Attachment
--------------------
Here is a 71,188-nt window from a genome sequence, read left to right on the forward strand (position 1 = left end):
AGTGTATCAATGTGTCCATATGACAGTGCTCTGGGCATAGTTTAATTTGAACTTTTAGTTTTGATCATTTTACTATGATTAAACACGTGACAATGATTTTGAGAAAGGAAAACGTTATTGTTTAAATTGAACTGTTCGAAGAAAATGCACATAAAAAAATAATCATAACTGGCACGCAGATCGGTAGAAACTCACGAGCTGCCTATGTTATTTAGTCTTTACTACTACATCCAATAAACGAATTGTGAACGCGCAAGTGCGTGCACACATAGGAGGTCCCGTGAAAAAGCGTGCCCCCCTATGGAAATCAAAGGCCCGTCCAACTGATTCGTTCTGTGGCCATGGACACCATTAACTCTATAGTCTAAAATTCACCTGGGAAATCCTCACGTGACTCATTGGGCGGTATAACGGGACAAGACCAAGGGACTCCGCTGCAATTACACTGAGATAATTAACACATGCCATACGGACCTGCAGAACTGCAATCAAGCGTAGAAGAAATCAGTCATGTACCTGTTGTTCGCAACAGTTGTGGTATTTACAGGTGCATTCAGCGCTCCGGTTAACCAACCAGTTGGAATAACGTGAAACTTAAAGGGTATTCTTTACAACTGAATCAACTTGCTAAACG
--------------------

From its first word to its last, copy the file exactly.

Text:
Here is a 71,188-nt window from a genome sequence, read left to right on the forward strand (position 1 = left end):
AGTGTATCAATGTGTCCATATGACAGTGCTCTGGGCATAGTTTAATTTGAACTTTTAGTTTTGATCATTTTACTATGATTAAACACGTGACAATGATTTTGAGAAAGGAAAACGTTATTGTTTAAATTGAACTGTTCGAAGAAAATGCACATAAAAAAATAATCATAACTGGCACGCAGATCGGTAGAAACTCACGAGCTGCCTATGTTATTTAGTCTTTACTACTACATCCAATAAACGAATTGTGAACGCGCAAGTGCGTGCACACATAGGAGGTCCCGTGAAAAAGCGTGCCCCCCTATGGAAATCAAAGGCCCGTCCAACTGATTCGTTCTGTGGCCATGGACACCATTAACTCTATAGTCTAAAATTCACCTGGGAAATCCTCACGTGACTCATTGGGCGGTATAACGGGACAAGACCAAGGGACTCCGCTGCAATTACACTGAGATAATTAACACATGCCATACGGACCTGCAGAACTGCAATCAAGCGTAGAAGAAATCAGTCATGTACCTGTTGTTCGCAACAGTTGTGGTATTTACAGGTGCATTCAGCGCTCCGGTTAACCAACCAGTTGGAATAACGTGAAACTTAAAGGGTATTCTTTACAACTGAATCAACTTGCTAAACG